For the second dive we decided to dive the other new wreck that Capt JT first dive last year and dove again a few weeks ago thought to be the O.B Jennings torpedoed in WWI (Incidentally the Jennings was sunk by the U-140 which was also sunk with the Billy Mitchell fleet and now rests nearby). With reports of an intact tanker sitting upright on the bottom in 280fsw it didn’t take much arm twisting to convince us to check it out. We only had gas for 250’ but we were promised the wreck came as high as 235fsw. I had a nice afternoon nap as we motored over, and awoke as JT was getting back on board after attempting to tie in. Unfortunately the hook had fallen into one of the forward holds and he was unable to get it out as he didn’t have the gas to go to the ~300’ where the hook was. He promised we could see the high part from the line as the conditions were unbelievable with ~100’ of visibility. Mark and Andrew splashed first and were nice enough to pull the hook up to the starboard (high) side of the wreck at 250fsw for us. Heading down the line we were greeted by an unbelievable sight. At about 200’ I could see Mark and Andrew’s lights a good ways in the distance approaching us (they had scootered the whole wreck) and at 210’ the wreck came into view. The image of that huge ship listing to its port side and stretching into the distance as far as I could see will be burned into my mind for some time. The house on the bow was easily identifiable and there were service large holds heading aft. After admiring the view for a minute or two we touched down on the starboard railing at 250’. We headed forward and explored around the bow superstructure and counted several intact portholes. There was also a fire hose lying on the deck just aft of the house. The side door of the house looked inviting but it meant going deeper, and I had to reluctantly keep reminding myself that 250 was my limit on this dive. I took a couple minutes to inspect the hull on the bow looking for a name but didn’t see anything. Heading aft again, we following the starboard rail past the first hold and turned back as we got to the second hold. I spent some more time poking around the bow and noted some machinery on the deck. Time went by way too fast and we headed up at the 25 minute mark after pulling the hook. Deco was uneventful until the 20 foot stop. I was just relaxing on my long hang when I saw something coming up out of the deep blue. Before I knew it a pod of about 8 or so dolphins came buzzing right by me to add a little excitement. The icing on the cake was popping my head above the surface just in time to catch the sun dipping below the horizon and a beautiful sunset. This wreck really is in pristine condition and has only been dove a couple times, and probably one of the best wrecks I have ever dove. Definitely time for a rebreather!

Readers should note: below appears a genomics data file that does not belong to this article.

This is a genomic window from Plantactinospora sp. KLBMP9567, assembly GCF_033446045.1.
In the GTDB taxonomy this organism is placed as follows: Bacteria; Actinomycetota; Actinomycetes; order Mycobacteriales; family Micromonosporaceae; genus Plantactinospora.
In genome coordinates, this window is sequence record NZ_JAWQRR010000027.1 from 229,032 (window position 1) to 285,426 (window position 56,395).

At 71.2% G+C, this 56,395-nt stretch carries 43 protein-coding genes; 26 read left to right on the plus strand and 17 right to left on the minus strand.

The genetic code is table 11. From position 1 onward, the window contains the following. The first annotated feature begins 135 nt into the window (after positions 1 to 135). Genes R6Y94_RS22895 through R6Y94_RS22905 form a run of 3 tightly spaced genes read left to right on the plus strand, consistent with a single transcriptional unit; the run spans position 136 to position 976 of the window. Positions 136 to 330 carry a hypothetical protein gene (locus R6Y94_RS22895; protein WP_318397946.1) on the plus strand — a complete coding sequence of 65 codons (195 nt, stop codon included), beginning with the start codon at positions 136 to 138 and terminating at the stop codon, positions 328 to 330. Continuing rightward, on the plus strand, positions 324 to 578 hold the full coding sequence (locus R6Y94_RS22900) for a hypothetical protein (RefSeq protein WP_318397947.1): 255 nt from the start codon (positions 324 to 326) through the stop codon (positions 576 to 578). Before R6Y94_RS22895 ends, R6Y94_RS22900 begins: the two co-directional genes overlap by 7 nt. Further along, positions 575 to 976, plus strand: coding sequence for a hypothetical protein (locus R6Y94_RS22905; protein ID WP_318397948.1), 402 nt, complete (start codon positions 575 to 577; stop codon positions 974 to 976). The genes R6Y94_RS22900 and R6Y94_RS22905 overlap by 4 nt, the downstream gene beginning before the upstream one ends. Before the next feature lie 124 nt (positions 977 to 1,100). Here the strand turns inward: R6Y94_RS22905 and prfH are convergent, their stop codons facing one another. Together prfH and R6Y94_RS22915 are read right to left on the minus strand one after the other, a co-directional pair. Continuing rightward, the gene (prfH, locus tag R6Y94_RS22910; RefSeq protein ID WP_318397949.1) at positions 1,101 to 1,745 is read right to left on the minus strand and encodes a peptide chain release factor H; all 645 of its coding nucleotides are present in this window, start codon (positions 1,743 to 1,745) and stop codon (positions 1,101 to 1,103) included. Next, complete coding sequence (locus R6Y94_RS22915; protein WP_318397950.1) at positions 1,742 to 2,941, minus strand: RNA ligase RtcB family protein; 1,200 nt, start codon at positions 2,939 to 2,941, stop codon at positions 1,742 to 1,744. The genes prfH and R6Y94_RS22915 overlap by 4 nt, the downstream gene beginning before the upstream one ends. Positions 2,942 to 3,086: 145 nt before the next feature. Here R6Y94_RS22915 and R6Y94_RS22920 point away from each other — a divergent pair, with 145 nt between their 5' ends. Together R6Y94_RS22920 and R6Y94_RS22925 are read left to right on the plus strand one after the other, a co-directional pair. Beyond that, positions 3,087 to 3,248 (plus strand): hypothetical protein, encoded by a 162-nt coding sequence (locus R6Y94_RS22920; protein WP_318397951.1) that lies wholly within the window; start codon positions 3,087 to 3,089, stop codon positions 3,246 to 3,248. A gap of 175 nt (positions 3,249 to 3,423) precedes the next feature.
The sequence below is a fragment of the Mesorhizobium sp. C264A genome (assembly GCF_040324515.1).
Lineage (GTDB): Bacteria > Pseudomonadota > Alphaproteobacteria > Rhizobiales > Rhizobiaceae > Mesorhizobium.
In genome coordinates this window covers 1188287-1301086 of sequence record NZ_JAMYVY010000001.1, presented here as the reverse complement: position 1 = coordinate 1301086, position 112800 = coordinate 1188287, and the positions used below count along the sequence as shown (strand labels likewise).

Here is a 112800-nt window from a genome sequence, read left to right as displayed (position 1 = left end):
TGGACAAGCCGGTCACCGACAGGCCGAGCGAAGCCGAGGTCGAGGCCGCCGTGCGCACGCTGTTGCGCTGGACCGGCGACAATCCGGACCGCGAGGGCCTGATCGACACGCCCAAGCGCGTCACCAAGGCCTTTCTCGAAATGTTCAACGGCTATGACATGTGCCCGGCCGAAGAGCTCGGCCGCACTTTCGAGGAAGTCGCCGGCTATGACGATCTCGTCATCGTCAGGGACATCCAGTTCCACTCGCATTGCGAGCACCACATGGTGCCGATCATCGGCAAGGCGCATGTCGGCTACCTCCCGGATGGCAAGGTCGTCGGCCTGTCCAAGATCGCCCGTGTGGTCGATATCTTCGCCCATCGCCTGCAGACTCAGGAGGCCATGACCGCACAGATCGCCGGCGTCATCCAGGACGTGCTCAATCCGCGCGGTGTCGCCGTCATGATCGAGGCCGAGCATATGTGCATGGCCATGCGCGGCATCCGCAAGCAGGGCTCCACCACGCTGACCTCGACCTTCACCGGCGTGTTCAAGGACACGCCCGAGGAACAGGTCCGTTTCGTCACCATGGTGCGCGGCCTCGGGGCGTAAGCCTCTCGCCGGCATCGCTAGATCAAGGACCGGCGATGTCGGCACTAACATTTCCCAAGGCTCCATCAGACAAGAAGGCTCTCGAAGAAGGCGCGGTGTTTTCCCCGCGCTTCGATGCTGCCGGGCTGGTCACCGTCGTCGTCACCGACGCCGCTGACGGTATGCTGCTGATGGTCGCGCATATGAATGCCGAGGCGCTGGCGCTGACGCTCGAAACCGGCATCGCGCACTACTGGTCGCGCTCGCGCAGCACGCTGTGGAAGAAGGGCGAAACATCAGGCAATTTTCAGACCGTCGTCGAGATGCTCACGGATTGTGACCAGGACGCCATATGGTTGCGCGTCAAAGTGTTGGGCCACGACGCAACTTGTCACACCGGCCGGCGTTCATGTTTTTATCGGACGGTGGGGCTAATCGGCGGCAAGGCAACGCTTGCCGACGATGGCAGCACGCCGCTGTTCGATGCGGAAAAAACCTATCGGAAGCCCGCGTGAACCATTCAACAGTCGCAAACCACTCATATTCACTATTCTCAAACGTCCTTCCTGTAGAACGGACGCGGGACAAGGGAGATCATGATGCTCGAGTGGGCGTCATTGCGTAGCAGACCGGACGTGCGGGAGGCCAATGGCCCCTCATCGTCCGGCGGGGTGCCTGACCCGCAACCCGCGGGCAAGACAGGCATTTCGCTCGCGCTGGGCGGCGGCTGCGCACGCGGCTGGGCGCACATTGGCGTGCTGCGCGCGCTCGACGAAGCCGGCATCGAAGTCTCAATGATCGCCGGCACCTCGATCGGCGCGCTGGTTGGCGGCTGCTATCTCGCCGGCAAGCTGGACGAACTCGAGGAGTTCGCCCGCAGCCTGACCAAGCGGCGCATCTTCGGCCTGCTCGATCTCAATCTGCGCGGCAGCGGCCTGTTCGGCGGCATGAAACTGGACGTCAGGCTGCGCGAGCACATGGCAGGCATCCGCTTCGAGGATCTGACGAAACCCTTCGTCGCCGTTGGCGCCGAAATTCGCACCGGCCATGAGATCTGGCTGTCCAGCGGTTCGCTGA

Capt. Jay hooked up

Got it on board just as the other guys were finishing decompressing

90 pound tuna

Overnight Capt JT headed a bit inshore and hooked us into the wreck of the Ocean Venture which we dove in the morning. This freighter was torpedoed in WWII and is now in 160fsw. The visibility on the bottom was excellent and in the 50-60’ range. The first thing I saw when I got to the bottom was dog of a porthole sticking out of the sand. Not a bad start. A little digging revealed a pretty mangled porthole and without any tools I moved on. I had a nice relaxing dive poking around the busted up wreckage. I managed to find the “cathedral” that Capt JT had described to us. This huge box like structure rises probably at least 30 feet off the bottom and light comes through the top and sides giving it a cathedral like feeling and was indeed very cool.

After what felt like a quick hang we were on our way back to port. The seas had only improved as the weekend progressed and it was a relaxing trip home. You can’t ask for more when you can get in 3 great offshore dives in October.

Ocean Venture

CHECK OUT

Gary Gentile’s Shipwrecks of Virginia

Capt JT’s website

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Responses

  1. Hey Bro:

    Great report on the new wreck and the Ocean Venture.

    BTW, a few weeks ago I had a deco bottle and reg come unclipped on the Venture and lost it on the wreck. I’m offering a $100 reward for it if anyone found it…

    I’m Drewski on TDS.. THANKS…

  2. Sweet write-up. What were you diving? You made a comment about “time for a rebreather”. Were you diving open circut at this depth?

    ps….can I link your blog on njdive.com?